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The Inside Scoop on Content Marketing Strategy (the Book and the Practice)

We have a news scoop this week.

A new book launches Wednesday – Content Marketing Strategy – that looks at the title subject and what it’s really like to make it a core business of your overall marketing and business strategy.

And the author? CMI’s chief strategy advisor Robert Rose. (Yes, this scoop was rather easy to get.)

Does the world really need another book about content marketing? It certainly needs this one. Sure, we’re biased, but Robert explains why in this week’s CMI News video. Watch it below, or keep reading for the highlights:


True, the marketplace has a lot of books in the marketplace covering content marketing. Robert’s written three of them – two with CMI founder Joe Pulizzi.  

“So much of what is written about content marketing strategy – including what I most often talk about – focuses on either the content or the marketing. I wanted to write what I’ve learned over the last 10 years about the strategy,” Robert says.

Most #ContentMarketing books focus on content or marketing but not strategy, says @Robert_Rose via @CMIContent. Share on X

Evolution of strategy

Around 2008, Robert and Joe began working on the challenge of managing content marketing. They published a book with that title in 2011. “We always felt like the strategy of content marketing would become a set of activities – not just a format or about the content itself,” Robert explains.

“Over the last decade, I’ve learned so much from so many practitioners that I wanted to write a book about how you manage content marketing strategically. So, yes, it’s an old, new story,” he says.

I wanted to write a book about managing #ContentMarketing strategically. It’s an old, new story, says @Robert_Rose via @CMIContent. Share on X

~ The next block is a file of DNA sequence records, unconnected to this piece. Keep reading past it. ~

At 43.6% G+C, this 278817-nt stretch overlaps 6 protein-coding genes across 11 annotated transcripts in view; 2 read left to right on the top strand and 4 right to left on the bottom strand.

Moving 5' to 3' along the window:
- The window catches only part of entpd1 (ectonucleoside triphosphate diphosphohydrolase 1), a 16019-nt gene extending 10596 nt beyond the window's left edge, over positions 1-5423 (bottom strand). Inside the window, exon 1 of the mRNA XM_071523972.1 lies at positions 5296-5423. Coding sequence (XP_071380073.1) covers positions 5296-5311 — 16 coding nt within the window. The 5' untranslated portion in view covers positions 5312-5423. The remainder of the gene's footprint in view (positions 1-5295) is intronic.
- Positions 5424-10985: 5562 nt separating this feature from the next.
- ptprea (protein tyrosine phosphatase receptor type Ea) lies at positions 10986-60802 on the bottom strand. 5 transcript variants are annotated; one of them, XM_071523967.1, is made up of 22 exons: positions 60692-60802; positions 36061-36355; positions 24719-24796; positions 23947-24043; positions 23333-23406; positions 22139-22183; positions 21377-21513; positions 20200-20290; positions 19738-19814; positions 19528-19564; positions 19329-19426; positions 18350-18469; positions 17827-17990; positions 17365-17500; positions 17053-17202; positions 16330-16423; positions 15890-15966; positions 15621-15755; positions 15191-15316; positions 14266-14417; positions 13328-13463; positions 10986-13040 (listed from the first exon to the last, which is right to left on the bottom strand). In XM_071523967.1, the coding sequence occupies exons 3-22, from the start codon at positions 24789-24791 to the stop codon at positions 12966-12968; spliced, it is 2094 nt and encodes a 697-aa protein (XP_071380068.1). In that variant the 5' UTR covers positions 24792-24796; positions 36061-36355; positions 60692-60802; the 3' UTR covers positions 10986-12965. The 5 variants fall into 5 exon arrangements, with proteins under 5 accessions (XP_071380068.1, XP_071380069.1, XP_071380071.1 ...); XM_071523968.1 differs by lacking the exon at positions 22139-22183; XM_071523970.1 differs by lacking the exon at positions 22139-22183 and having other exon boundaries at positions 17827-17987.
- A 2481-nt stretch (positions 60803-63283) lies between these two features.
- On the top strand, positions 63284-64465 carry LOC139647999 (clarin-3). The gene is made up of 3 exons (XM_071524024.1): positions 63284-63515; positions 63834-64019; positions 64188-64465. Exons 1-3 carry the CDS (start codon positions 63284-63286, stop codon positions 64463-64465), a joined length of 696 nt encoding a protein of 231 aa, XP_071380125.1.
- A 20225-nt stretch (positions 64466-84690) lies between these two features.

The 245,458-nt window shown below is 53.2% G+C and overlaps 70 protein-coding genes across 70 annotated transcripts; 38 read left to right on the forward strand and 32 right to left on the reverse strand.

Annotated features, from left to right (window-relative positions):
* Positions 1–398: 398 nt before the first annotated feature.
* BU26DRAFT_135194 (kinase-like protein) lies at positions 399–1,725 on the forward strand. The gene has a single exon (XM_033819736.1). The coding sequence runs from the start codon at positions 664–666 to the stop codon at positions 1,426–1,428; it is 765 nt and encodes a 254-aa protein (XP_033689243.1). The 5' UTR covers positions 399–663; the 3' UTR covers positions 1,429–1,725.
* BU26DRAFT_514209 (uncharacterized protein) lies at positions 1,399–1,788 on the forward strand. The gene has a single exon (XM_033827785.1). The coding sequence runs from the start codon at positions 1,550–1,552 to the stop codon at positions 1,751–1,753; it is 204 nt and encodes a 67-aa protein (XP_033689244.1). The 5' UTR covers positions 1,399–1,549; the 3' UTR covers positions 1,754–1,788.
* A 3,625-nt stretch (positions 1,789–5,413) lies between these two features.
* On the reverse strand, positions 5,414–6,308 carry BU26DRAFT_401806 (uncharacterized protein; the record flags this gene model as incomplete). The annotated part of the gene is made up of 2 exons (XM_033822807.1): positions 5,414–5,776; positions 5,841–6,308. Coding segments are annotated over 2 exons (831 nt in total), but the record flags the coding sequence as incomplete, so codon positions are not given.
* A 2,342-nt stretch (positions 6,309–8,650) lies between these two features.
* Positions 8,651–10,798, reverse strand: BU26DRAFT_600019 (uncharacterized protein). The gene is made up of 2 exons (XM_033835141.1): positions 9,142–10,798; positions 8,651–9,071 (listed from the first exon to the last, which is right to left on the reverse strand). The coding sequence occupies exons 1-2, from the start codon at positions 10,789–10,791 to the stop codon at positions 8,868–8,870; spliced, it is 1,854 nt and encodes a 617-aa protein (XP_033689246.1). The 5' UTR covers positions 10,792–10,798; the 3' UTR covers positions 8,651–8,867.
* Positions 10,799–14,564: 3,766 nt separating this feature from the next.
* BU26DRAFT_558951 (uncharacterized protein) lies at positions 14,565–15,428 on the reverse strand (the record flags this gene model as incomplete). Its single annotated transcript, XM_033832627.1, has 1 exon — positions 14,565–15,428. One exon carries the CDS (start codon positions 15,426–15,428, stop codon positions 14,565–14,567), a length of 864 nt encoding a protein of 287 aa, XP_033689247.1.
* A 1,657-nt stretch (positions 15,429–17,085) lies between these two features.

Even in 2023, few companies have a content marketing strategy completely figured out. Some do, and we talk about them a lot. Cleveland Clinic, Red Bull, Arrow Electronics, HubSpot, Salesforce, and REI purposely devised content marketing strategies meant to differentiate. They have consciously designed, implemented, and measured a content marketing approach based on learned best practices. They are succeeding.

But others, such as Amazon, Microsoft, JPMorgan Chase, Nike, and LEGO, backed into an intelligent content marketing strategy. They have built brand and marketing programs around the idea of developing valuable content and operating as a media company. However, most of these companies wouldn’t consciously acknowledge they built a content marketing strategy.

If asked, these companies would say that acquiring or launching a media company operation was just a smart business strategy to diversify their ability to consistently reach their consumers.

They’re right, of course. They haven’t read any of the books or been influenced by the Content Marketing Institute. They might not even recognize they’re taking a unique approach to content marketing. And they are succeeding.

Deliberate and accidental success

 “As content marketing has grown as a practice both consciously and unconsciously, I’ve observed both types of companies over the years,” Robert says.

What are the commonalities? What are the best practices? What activities do these companies do so differently that provide a long-term competitive advantage?

That’s what Robert covers in his new book. It’s a geeky book filled with things like processes, governance, roles, responsibilities, and measurement plans.

Content Marketing Strategy by @Robert_Rose covers geeky topics like processes, governance, roles, measurement, and more via @CMIContent. #ContentStrategy Share on X

It’s also more than a book. Robert launched a content hub of the same name. At www.ContentMarketingStrategy.com, you can consume additional resources, join a community, access one-on-one coaching for your challenges, and sign up for ongoing education.

If you’re at Content Marketing World next week, you can say hi to the author (and all the rest of us who haven’t written a book.) We’d love to meet you. If you’re unable to make it, we’ll still meet you next week in this same spot.

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Cover image by Joseph Kalinowski/Content Marketing Institute